expressions within the general anti-imperialist tendency of the African community from
the US, Canada, England and the Bahamas.

On November 7, 2009, less than two months after its founding, the Coalition organized
the first-ever national rally and demonstration at the White House against the regime of
US President Barack Hussein Obama.

Warmongering Obama and the white left

Despite Obama’s obvious warmongering platform, most of the so-called progressive
white left pretended to believe that an African face at the helm of government
determined the character of US imperialism.

In addition to this being a betrayal to all those who suffer imperialist aggression around
the world, this stance was also a betrayal of Africans suffering colonial domination within
the US

It expressly exposed of the nature of the left, which would assume that Obama’s
presidency—one that did not even address the oppression of African people—could
otherwise satisfy an anti-imperialist agenda.

Within the so-called African “progressive” community, there was also evidence of this
convenient ignorance of imperialism that prevented some veteran black nationalists and pseudo-communists from coming out in opposition to Obama’s wars.

However, after the Coalition took the lead and threw its metaphorical body on the
grenade, many African and white progressives did attend the November 7, 2009, rally,
though far fewer participated in the march on the White House.

Since that inaugural November mobilization, the Coalition has sponsored a host of other
actions that served to begin to define the issues of war and peace and what anti-
imperialist actions should look like.

In 2010 national marches in support of the Haitian struggle were conducted in Miami and
Harlem, and another action in DC in opposition to Obama’s wars was held.

These marches did not treat Haiti as a charity case, as much of the white left traditionally
does.

It recognized that France and the US, along with other European predators, have for
centuries lived of the blood of Haiti, and that what is needed for Haiti is revolution and
reparations from the US and France.

By the time of the November 2010 march on the White House, much of the traditional
white left had come to understand the nature of the Coalition and had begun to stay
away.

Other than the whites who function within the Uhuru Solidarity Movement, there was
little or no participation from the white left on November 13, and only one other identified
representative of the traditional peace movement attended the National Conference on
the Other Wars.

However, participation by the white left in BIB actions has only secondary significance at
best.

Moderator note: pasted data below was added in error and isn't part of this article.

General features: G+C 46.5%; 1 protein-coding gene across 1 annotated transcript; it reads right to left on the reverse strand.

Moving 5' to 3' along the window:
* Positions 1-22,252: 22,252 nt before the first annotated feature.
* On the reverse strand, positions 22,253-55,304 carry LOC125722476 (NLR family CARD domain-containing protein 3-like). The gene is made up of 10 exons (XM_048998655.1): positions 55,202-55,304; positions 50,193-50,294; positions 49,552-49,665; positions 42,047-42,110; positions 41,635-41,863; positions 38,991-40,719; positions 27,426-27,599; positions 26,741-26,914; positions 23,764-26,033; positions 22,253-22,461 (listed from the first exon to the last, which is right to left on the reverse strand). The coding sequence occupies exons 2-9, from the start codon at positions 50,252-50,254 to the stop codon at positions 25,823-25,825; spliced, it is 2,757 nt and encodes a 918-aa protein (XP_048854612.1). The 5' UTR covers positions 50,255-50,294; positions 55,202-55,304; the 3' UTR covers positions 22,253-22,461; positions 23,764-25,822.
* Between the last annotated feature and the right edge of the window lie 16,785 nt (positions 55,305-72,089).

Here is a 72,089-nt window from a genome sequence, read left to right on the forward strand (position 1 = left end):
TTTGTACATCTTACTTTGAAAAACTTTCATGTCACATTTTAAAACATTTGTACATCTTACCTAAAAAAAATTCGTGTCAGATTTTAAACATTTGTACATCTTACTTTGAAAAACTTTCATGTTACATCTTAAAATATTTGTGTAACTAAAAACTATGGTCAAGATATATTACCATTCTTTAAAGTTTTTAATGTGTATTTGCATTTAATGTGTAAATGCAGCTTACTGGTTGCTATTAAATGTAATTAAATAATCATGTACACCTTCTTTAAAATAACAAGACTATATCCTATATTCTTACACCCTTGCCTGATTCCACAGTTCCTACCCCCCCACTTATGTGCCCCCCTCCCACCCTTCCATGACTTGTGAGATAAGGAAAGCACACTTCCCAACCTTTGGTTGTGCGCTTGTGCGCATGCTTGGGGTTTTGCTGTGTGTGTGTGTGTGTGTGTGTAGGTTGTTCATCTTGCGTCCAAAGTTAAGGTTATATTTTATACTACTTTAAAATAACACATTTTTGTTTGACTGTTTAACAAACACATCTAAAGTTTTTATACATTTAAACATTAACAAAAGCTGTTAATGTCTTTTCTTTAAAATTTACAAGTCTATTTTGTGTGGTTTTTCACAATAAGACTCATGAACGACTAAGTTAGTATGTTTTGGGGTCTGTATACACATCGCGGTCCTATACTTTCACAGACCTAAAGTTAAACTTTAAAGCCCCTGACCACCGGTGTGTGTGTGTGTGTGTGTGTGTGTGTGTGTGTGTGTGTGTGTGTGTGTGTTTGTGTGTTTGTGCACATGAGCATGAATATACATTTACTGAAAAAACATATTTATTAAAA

The most significant thing about the BIB events is that it provides a means by which
African anti-imperialist self-determination activists can come together to forge a common
agenda for struggle that unites the best representatives of our collective aspirations for
liberation and social justice.

Indeed, the significance of the BIBC and the National Conference on the Other Wars is
that they offer an opportunity to support, promote and build resistance to imperialism
around the world and within the US itself.

The Coalition is a concrete manifestation of our potential to unite around a common anti-
imperialist agenda, not just for our own gratification, but as a means by which the
masses of our people may be brought back fully into political life through common
organization around a common, agreed-upon democratic program.

BIBC has already established guiding principles of unity, a governance document and
various resolutions for action that informs its actions.

However, what distinguished the National Conference from just another talkfest were
some of the resolutions passed after various presentations.

One resolution called for African Liberation Day, to be held in various locations in the
world and sometimes in the US, and to be used as an anti-war platform regarding imperialist attacks against African people.

The second, related, resolution called for August 20, in deference to the August 17
birthday of Marcus Garvey, to be used as a day of action against the wars in Africa and
against Africans everywhere.

A third resolution called for opposition to Africom being hosted anywhere on the African
continent and for Africans around the world to mobilize in opposition to Africom.

Another resolution called for unity with Union del Barrio in its call for the demilitarization
of the Mexican-US border immediately, and for the Coalition to send a delegation to
California to visit with Union del Barrio for a firsthand investigation of the conditions at
the border.

The Conference also resolved to combat colonial psychological warfare by supporting
Coalition-controlled independent media and, finally, to continue to support all legitimate
efforts for reparations to African people.

LONG LIVE THE BLACK IS BACK COALITION FOR SOCIAL JUSTICE, PEACE, AND REPARATIONS!

ALL POWER TO THE BLACK IS BACK!